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Topic: Daydream: Sampler that loaded MP3 files instead of waves for each note

  1. #1

    Daydream: Sampler that loaded MP3 files instead of waves for each note

    Daydreaming about a multisample player that would accept mp3 files as though they were wave files: Just record each note (or translate each wave file) at the needed velocities as an MP3. MP3’s are getting better and better in audio quality. What would happen to our world if the average sample of a piano note came down from a megabyte or more to a few kilobytes, and a several gigabyte piano was reduced to a few megs?

    • Much less memory stress on the entire system, meaning far fewer crashes and fast loading times when creating large scores, and the loading of far more instruments: an orchestra wouldn’t require huge loads of memory.
    • The gain in memory and resources could be used for memory hungry functions such as convolution.
    • Combined with Direct-from-disk, loading of instruments would be almost instantaneous. (We would be back in the day of, 7-16 megabyte pianos or less, but with modern equipment.)
    • Several now huge libraries could fit on a flash drive. Or just sit on a hard drive taking up little space. So could VSTI’s with a huge library of sounds. One could carry a very large collection of sounds around.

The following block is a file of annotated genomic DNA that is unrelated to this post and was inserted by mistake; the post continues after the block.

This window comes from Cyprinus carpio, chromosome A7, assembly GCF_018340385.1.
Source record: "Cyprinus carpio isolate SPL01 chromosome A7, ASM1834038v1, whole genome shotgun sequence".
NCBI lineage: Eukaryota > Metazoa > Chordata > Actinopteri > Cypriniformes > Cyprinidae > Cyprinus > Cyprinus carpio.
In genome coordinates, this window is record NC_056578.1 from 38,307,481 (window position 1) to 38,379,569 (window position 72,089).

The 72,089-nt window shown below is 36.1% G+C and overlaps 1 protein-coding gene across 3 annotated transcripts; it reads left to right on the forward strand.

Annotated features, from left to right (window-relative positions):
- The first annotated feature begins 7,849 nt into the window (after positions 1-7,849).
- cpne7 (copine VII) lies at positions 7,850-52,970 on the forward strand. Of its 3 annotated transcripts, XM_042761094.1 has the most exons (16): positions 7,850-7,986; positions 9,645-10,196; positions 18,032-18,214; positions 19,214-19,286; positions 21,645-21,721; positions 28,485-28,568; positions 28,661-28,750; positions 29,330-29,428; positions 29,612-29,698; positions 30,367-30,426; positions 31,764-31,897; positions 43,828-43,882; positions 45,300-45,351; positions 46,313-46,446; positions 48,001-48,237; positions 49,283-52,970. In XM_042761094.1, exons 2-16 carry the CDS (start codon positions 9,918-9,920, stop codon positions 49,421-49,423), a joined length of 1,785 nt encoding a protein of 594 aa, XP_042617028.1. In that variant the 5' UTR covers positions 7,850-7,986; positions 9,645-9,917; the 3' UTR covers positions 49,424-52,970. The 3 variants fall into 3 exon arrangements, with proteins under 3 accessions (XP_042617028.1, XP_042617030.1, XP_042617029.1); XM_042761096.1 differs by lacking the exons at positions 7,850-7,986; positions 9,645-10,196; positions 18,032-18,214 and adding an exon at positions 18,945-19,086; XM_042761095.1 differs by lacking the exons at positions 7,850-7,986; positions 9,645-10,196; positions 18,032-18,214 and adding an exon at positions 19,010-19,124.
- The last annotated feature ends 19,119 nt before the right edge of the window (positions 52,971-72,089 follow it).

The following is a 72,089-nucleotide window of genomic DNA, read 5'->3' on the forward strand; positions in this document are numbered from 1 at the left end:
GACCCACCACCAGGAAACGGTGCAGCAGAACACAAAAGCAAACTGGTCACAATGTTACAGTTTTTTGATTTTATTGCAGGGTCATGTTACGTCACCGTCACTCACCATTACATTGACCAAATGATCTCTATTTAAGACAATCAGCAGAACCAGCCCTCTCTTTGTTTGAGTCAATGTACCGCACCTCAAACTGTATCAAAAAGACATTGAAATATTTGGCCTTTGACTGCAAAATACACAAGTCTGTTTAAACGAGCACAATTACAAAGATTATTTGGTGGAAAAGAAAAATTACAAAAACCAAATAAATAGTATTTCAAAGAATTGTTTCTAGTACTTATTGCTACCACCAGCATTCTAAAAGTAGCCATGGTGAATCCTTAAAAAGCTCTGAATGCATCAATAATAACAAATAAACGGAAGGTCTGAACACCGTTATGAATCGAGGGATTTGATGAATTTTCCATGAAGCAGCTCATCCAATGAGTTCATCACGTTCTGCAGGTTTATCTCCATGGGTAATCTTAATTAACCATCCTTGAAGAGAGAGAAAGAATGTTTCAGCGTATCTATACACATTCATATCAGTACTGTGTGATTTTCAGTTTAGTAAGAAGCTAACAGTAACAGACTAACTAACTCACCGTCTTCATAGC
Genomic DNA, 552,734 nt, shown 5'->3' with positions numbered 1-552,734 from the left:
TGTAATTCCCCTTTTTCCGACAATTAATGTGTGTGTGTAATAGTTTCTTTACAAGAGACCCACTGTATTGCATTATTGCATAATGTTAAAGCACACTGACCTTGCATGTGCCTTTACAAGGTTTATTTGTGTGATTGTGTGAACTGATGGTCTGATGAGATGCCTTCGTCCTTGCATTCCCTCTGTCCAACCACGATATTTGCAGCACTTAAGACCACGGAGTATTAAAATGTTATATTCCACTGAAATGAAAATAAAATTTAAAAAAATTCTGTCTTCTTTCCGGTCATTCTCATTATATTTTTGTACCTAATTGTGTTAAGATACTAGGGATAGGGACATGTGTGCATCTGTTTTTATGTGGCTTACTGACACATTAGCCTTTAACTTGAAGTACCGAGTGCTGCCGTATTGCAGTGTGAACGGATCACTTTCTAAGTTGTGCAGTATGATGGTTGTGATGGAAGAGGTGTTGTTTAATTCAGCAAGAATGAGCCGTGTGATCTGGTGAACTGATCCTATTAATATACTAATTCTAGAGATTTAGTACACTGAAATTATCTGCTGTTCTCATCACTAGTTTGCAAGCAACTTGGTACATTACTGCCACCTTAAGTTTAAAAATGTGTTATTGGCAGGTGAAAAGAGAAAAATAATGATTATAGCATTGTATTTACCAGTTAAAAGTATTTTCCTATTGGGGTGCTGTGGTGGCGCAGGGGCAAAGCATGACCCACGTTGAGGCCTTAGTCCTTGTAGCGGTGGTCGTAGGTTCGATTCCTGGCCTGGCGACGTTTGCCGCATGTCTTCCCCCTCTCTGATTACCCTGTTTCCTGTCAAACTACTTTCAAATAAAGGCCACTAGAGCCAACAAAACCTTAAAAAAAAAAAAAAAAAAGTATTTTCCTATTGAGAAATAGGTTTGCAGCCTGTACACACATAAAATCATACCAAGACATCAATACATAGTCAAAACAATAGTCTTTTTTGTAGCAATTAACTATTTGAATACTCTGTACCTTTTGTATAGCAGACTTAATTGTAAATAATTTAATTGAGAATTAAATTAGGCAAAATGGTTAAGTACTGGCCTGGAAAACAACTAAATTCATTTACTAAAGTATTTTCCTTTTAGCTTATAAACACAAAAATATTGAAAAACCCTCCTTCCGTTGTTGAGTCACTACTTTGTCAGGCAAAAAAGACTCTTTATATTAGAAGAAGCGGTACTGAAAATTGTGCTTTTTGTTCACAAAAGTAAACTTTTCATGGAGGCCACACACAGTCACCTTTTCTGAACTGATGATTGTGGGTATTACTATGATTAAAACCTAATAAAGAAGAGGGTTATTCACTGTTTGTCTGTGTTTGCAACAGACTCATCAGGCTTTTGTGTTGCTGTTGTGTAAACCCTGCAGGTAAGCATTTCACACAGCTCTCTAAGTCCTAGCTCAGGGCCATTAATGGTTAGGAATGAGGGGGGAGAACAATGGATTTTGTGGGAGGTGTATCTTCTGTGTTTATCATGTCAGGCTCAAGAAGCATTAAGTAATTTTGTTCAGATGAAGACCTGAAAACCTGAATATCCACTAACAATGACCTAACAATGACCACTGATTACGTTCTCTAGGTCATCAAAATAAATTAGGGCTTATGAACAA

• A second hard drive for samples might not be needed? But the constant seeking for files might still encourage it. On the other hand, if the files were greatly reduced, they could be loaded into RAM.
    • Commercial advantages would accrue: Libraries could be sold on a single CD or flash drive, or much more easily downloaded.
    The disadvantage:

    1.Yeah. That little problem with sound quality. How many frequencies would be lost and how much would the bit rate suffer? What’s the latest news about MP3 losses? Would sampling at 96000 help here, so the rate was reduced to a still acceptable level? Is there on the other hand any way to predict the extent of frequency loss, and somehow edit the wave file, or record, by accenting the frequencies so there would be less of a loss? (EQing for predicted loss, more or less.) Sounds convoluted, perhaps, but the advantages would greatly repay the effort.

    But: What if the mp3 samples were used only for drafting? You could draft, very quickly, without worrying about memory problems, using a complex multisampled instrument or an orchestral score, and save it as a midi file. If the quality was not what you wanted, you could then load the full wave sample set for rendering.

    More significantly, what if the sound quality, particularly if files were recorded at 96000 before being translated, and more resources could be allocated to convolution, was good enough that we could accept the losses for the trade-off in size, speed, and no freezes or crashes?